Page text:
“What is really concerning about this retrogressive situation is that it inhibits children from attaining a good education and subsequently employment when they grow up.
“I have also encountered situations where talented children who are gifted in sport or any other recreational activities fail to pursue careers that can sustain their livelihood or can potentially make them rich when they do not have sufficient identification. Especially in mining and farming communities where education levels are low most children have the plight of growing up without birth certificates and the vicious circle continues with their own children breeding a chain of unending poverty,” she said.
She further indicated that, because children without birth certificates are unable to prove their age, they are more vulnerable to violence, abuse and exploitation.
“Neglect and abuse of children has plummeted in recent years owing to the mass exodus both regionally and internationally where children are left at their own mercy with frail grandparents or uncaring distant relatives or caregivers.
Whistleblowers for abuse have become fewer as child abuse is pervasive characteristics of our society. Some may of course, argue and say children nowadays have a lot of rights which have caused erosion of the social moral fibre and created a lawless group of marauding youngsters without a grain of conscience but alas the law is there to protect the vulnerable and even in extreme conservative environments like those that practice Sharia Law, deviants are as common as they are in any other seemingly relaxed surrounding. Therefore, it is highly commendable of the Cabinet to pass through such progressive legislation,” said Mzama.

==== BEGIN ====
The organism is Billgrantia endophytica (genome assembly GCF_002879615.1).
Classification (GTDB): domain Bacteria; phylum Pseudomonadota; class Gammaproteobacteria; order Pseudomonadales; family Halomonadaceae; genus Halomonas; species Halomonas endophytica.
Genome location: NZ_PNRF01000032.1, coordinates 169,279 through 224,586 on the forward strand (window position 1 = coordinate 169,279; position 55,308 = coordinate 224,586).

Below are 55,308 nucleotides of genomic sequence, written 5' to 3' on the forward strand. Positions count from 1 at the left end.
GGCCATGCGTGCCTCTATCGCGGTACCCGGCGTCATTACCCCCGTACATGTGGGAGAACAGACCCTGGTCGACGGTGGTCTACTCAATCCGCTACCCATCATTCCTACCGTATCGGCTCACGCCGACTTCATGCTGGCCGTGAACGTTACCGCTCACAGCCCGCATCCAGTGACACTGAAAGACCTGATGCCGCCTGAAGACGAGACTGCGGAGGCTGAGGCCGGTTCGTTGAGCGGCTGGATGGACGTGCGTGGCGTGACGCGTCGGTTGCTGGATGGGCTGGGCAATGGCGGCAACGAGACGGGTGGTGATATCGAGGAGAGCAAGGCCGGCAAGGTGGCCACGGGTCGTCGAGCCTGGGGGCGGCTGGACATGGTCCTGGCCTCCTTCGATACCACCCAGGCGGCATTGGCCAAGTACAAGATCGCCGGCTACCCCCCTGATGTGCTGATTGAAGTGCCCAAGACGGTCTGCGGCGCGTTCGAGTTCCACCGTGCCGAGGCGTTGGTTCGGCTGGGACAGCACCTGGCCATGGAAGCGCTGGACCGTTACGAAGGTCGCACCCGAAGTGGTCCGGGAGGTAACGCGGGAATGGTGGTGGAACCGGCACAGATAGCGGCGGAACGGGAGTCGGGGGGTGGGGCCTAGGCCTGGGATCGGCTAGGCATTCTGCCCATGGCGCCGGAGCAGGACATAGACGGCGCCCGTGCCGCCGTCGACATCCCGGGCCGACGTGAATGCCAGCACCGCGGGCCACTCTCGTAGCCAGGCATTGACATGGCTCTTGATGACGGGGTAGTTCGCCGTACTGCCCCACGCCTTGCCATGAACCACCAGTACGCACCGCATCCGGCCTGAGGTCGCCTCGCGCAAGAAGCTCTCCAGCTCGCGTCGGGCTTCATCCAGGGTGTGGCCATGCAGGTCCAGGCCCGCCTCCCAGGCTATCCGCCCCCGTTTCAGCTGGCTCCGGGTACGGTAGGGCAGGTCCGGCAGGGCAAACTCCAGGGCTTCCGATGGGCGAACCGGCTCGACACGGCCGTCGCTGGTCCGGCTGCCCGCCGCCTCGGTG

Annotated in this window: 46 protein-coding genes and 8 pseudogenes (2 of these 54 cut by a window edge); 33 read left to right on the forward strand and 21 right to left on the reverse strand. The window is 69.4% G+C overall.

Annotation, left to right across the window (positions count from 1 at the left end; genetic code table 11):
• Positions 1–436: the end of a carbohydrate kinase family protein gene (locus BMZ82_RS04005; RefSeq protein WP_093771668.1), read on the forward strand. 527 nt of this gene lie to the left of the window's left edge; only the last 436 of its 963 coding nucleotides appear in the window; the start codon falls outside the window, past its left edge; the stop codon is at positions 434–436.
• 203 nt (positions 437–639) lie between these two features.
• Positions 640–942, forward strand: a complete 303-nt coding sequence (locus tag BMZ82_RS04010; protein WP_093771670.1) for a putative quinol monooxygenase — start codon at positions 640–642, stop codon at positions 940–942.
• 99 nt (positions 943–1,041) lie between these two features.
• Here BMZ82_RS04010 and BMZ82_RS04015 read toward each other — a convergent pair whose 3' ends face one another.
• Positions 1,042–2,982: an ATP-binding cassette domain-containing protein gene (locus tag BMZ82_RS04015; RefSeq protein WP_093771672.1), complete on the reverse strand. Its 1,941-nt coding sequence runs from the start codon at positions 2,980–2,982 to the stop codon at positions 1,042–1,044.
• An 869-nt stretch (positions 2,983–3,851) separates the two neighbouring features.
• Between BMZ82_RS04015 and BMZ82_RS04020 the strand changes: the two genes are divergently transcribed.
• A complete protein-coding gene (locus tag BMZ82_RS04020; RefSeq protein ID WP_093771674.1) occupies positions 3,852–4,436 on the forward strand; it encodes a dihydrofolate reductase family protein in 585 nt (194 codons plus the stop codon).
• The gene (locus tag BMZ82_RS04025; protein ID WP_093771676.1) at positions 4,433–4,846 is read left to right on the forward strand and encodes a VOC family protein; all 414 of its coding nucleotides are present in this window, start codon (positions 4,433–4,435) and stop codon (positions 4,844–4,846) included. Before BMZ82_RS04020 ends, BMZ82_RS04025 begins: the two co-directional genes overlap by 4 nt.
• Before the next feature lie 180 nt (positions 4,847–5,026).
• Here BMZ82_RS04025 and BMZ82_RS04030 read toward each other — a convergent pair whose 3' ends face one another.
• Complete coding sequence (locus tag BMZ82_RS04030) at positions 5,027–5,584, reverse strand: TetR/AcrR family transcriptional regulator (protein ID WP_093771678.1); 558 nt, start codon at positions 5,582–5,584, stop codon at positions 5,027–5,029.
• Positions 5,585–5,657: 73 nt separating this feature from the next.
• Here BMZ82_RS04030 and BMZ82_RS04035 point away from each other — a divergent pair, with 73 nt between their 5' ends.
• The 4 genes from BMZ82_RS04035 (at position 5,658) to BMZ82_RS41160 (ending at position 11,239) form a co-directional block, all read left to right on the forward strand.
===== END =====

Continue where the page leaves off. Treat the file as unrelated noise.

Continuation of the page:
Former Child Governor and Resident Minister for Bulawayo Metropolitan Province, Bonlat Machiha, said Government efforts will grant equal opportunities to all children.
“We are pleased Government will start ensuring that all children acquire birth certificates as this will ensure that all children have the same opportunities. As a former child governor I know the importance of identity documents and the dire situation orphans and vulnerable children face without proper documentation so I applaud the Ministry of Social Welfare for this parental move that they have made,” said Machiha.
Concurring with Mzamo, he said that when children have birth certificates they can realise their right to education, and it will have a lifelong and positive impact on their learning, achievement and employment opportunities, contributing both to their own development as well as to the economic, social and human development of their communities and countries.
“We wish more thoughtful measures like this could be initiated especially to help children living or working in streets,” he added.
Meanwhile, residents across Bulawayo also expressed gratitude for Government’s initiative to allow probation officers to acquire birth certificates in the event that the parent is not available.
Hillary Ncube, a 17-year-old Bulawayo resident said he always wished every child to get a birth certificate so that their lives can be improved.
“I am happy most of the children will now be able to attend school because it’s alarming to note the numerous number of children who could be attending school like me but are deprived of the opportunity because they don’t have a birth certificate,” said Hillary.
While Governments’ efforts in ensuring children get birth certificates are applaudable, more innovative methods for one to acquire a birth certificate are needed to ensure all children acquire birth certificates.